Vancouver Canucks, Penticton prospects

Canucks NHL Sunday: Prospects Lose, Babcock Resigns

Canucks Young Stars

The Vancouver Canucks prospects blew a 2-0, 3rd period lead at the Young Stars Classic in Penticton on Sunday afternoon and fell to the Winnipeg Jets 3-2 in a shoot-out.

Surrey native Arshdeep Bains, who signed a free agent contract with Vancouver in March of 2022, notched a power play goal in the 1st period to open the scoring and put the Canucks out in front.

During their third of back-to-back-to-back power plays late in the 2nd period the Canucks added to their lead with Aidan McDonough scoring his 2nd power play goal of the event. The big winger ripped a shot home from the right wing circle after being left alone, scoring from almost the exact same spot he tallied against the Calgary Flames in Vancouver’s 7-1 victory on Friday night.

McDonough was a 7th-round pick of Vancouver at the 2019 NHL Draft before playing four seasons of college hockey at Northeastern University in Boston. He played six games for the Canucks this past spring and scored his first NHL goal.

If not for Coquitlam native, Team Canada WJC 2023 champion, and former Seattle Thunderbirds goalie Thomas Milic putting together a sterling performance for the Jets in net, the score would have been much worse. The Vancouver kids had 30 shots on goal through the first 34 minutes of the game.

A fourth consecutive power play for the Canucks carried over from the 2nd period into the 3rd, but was unsuccessful.

The Jets came on in the 3rd period. Jacob Julien, a Winnipeg 2023 5th-rounder, trickled one through Canucks goalie Ty Young at the 11:58 mark to make things very interesting.

Not long after the Jets cashed in and tied things up on a power play opportunity with 2023, 18th-overall draft pick Colby Barlow lighting the lamp at 13:46.

Barlow also scored one of the Jets’ two shoot-out goals.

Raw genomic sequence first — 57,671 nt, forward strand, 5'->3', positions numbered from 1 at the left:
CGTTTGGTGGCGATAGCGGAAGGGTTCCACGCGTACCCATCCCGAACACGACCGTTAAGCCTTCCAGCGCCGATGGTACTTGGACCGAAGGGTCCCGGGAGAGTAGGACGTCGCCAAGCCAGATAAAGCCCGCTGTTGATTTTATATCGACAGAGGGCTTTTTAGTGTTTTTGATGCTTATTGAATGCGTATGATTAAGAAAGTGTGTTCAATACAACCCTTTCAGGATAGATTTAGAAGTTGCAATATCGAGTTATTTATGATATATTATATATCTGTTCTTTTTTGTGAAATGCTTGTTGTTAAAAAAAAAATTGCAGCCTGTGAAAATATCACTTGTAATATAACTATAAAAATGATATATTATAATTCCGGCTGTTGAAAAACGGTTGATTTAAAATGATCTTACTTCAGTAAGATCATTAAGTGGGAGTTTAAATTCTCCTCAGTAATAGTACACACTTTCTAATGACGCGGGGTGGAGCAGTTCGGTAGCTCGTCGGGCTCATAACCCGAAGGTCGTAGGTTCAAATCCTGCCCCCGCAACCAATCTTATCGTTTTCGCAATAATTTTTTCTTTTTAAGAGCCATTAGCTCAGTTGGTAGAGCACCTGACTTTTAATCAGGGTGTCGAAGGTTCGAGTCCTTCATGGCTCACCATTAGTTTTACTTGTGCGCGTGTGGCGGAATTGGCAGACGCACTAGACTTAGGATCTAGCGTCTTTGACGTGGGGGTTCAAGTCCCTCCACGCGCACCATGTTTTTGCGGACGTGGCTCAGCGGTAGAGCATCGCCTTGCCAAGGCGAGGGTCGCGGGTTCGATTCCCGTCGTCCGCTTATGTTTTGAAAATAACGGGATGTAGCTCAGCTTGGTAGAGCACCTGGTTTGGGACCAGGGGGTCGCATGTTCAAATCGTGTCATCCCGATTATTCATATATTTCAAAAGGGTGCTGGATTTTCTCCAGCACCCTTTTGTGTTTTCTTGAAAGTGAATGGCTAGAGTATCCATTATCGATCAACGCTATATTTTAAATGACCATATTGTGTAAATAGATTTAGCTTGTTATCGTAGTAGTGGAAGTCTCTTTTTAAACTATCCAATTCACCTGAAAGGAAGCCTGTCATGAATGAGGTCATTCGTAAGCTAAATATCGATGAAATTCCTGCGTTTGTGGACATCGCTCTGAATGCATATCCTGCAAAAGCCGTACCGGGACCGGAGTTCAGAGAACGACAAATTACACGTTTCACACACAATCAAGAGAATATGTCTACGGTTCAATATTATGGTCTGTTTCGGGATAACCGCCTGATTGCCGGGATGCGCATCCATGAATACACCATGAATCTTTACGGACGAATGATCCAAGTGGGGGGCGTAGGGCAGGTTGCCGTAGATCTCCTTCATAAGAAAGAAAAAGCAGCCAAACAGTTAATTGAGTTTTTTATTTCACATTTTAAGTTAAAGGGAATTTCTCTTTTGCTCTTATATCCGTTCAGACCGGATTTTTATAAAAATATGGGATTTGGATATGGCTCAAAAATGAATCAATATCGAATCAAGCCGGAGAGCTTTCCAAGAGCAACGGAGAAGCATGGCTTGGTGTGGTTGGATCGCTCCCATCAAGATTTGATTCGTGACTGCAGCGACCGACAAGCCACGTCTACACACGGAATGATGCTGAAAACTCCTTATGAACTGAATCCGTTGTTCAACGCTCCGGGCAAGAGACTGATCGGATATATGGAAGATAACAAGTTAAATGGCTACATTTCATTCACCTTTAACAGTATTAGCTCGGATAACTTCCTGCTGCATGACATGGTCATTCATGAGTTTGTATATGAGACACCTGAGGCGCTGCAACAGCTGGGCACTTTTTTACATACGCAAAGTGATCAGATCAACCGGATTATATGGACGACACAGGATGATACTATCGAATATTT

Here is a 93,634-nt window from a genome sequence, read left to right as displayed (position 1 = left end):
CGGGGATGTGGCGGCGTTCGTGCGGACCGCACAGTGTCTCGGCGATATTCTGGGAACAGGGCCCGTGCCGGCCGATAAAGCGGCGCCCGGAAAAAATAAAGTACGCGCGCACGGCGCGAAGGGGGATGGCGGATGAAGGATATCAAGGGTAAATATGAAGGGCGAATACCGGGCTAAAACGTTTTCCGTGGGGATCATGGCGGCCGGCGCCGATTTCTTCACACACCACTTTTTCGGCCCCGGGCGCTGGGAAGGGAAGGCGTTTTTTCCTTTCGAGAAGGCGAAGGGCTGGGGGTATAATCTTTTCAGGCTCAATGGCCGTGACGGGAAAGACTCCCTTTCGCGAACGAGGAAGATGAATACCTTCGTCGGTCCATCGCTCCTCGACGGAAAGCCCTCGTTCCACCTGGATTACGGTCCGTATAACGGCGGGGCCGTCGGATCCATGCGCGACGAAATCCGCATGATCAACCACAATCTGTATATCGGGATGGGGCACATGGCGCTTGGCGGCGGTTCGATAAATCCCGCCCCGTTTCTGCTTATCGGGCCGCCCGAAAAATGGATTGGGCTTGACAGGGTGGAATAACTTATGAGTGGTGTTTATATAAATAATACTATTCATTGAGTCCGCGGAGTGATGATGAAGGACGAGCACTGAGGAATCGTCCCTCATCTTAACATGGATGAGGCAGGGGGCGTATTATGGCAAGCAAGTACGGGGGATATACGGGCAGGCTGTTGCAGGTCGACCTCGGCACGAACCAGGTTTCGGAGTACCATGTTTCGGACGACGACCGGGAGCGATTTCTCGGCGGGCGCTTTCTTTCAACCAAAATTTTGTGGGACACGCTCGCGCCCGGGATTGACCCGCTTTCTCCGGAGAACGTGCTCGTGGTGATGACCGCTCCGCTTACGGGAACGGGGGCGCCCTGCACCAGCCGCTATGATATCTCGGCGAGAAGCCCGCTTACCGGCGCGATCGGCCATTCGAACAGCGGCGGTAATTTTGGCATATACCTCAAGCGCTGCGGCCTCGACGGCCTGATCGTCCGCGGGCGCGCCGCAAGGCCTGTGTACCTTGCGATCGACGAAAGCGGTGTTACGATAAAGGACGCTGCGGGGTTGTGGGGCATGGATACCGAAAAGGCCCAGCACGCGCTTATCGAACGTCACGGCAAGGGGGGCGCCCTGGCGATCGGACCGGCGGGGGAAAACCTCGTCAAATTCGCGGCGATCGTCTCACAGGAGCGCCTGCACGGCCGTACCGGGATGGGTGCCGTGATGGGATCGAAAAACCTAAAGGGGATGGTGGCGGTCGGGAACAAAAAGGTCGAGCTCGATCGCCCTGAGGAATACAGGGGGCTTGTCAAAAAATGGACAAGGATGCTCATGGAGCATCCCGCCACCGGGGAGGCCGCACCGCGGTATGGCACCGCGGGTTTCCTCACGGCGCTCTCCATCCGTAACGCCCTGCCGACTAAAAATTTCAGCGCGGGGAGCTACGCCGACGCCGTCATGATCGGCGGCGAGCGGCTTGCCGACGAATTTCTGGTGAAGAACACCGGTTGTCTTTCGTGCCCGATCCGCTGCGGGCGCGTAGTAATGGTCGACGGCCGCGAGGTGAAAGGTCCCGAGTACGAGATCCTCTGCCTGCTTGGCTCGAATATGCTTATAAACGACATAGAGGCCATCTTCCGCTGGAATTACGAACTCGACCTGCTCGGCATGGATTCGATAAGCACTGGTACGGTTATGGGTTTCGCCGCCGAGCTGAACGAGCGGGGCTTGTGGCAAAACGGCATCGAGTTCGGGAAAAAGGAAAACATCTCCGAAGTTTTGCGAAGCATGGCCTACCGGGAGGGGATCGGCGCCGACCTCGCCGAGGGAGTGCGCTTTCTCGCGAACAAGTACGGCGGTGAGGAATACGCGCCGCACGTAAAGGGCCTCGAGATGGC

Young made 27 saves in the game for Vancouver, Milic made 39 saves through overtime for the Jets.

Although not a formal tournament, it appears the Canucks will face the Edmonton Oilers prospects on Monday for the unofficial title for the second straight year, with the Oilers and Canucks sharing 1-0-and-1 records.

The Oilers team won the round robin finale 5-2 last September.

Babs Is Out

In one of the more bizarre developments in NHL coaching history, former Stanley Cup champion and Olympic Gold Medal head coach Mike Babcock resigned Sunday from the Columbus Blue Jackets before coaching a game. He joined the team on July 1st after collecting the remainder of his eight-year, $50-million contract from the Toronto Maple Leafs.

He was hired by the Leafs in 2015 and fired in November of 2019.

Babcock resigned less than a week after his requests for personal photos from players in a bonding effort drew criticism and an informal investigation by the NHL and NHL Players Association.

“Upon reflection, it has become clear that continuing as head coach of the Columbus Blue Jackets was going to be too much of a distraction,” Babcock stated. “While I’m disappointed to not have had the opportunity to continue the work we’ve begun, I know it’s in the best interest of the organization for me to step away at this time. I wish everyone in the organization well in the upcoming season.”

At least one Blue Jackets player, Johnny Gaudreau, defended the coach’s “get-to-know-you” techniques, but to no avail.

“This was a difficult decision on everyone’s part, but one we felt necessary to ensure our focus remains on the players and the team’s upcoming season,” Columbus general manager Jarmo Kekalainen said in a statement. “On behalf of the entire Blue Jackets organization, we want to thank Mike for his hard work and the professionalism he has shown in working together on a plan to step down.”

Assistant coach Pascal Vincent was named Babcock’s replacement and signed a two-year contract to run the team. He’s a 51-year-old former minor league center who previously worked as an assistant coach for the Winnipeg Jets and the head coach of the American Hockey League Manitoba Moose.

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Rob Simpson

Rob Simpson has covered the NHL in five different decades. He’s authored 4 books on hockey and is a veteran TV and radio play-by-play man and reporter.